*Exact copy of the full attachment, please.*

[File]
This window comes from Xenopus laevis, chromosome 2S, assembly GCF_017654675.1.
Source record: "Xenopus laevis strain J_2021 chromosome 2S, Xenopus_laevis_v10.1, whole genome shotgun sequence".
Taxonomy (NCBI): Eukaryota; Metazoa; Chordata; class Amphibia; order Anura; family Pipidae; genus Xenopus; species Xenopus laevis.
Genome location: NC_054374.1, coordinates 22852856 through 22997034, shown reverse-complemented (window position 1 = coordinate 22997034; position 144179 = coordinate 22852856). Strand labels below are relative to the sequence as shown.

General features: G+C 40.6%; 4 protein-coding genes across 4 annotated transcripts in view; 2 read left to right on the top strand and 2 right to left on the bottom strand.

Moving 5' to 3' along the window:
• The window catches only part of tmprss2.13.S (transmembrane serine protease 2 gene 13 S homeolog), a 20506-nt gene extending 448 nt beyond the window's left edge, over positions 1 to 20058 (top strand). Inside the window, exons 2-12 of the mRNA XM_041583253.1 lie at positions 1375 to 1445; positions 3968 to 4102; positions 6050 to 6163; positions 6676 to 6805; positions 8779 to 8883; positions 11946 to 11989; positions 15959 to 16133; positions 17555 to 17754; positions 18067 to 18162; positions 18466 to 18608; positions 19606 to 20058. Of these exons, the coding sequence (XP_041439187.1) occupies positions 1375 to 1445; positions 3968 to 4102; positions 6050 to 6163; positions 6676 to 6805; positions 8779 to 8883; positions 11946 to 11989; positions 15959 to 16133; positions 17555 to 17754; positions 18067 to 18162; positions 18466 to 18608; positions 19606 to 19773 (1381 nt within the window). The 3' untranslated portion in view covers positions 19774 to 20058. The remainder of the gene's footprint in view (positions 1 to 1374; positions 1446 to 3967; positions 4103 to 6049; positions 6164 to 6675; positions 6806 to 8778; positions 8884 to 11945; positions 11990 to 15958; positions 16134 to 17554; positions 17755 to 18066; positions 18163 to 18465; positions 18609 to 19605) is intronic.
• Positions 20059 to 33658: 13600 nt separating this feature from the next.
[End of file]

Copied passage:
This window comes from Xenopus laevis, chromosome 2S, assembly GCF_017654675.1.
Source record: "Xenopus laevis strain J_2021 chromosome 2S, Xenopus_laevis_v10.1, whole genome shotgun sequence".
Taxonomy (NCBI): Eukaryota; Metazoa; Chordata; class Amphibia; order Anura; family Pipidae; genus Xenopus; species Xenopus laevis.
Genome location: NC_054374.1, coordinates 22852856 through 22997034, shown reverse-complemented (window position 1 = coordinate 22997034; position 144179 = coordinate 22852856). Strand labels below are relative to the sequence as shown.

General features: G+C 40.6%; 4 protein-coding genes across 4 annotated transcripts in view; 2 read left to right on the top strand and 2 right to left on the bottom strand.

Moving 5' to 3' along the window:
• The window catches only part of tmprss2.13.S (transmembrane serine protease 2 gene 13 S homeolog), a 20506-nt gene extending 448 nt beyond the window's left edge, over positions 1 to 20058 (top strand). Inside the window, exons 2-12 of the mRNA XM_041583253.1 lie at positions 1375 to 1445; positions 3968 to 4102; positions 6050 to 6163; positions 6676 to 6805; positions 8779 to 8883; positions 11946 to 11989; positions 15959 to 16133; positions 17555 to 17754; positions 18067 to 18162; positions 18466 to 18608; positions 19606 to 20058. Of these exons, the coding sequence (XP_041439187.1) occupies positions 1375 to 1445; positions 3968 to 4102; positions 6050 to 6163; positions 6676 to 6805; positions 8779 to 8883; positions 11946 to 11989; positions 15959 to 16133; positions 17555 to 17754; positions 18067 to 18162; positions 18466 to 18608; positions 19606 to 19773 (1381 nt within the window). The 3' untranslated portion in view covers positions 19774 to 20058. The remainder of the gene's footprint in view (positions 1 to 1374; positions 1446 to 3967; positions 4103 to 6049; positions 6164 to 6675; positions 6806 to 8778; positions 8884 to 11945; positions 11990 to 15958; positions 16134 to 17554; positions 17755 to 18066; positions 18163 to 18465; positions 18609 to 19605) is intronic.
• Positions 20059 to 33658: 13600 nt separating this feature from the next.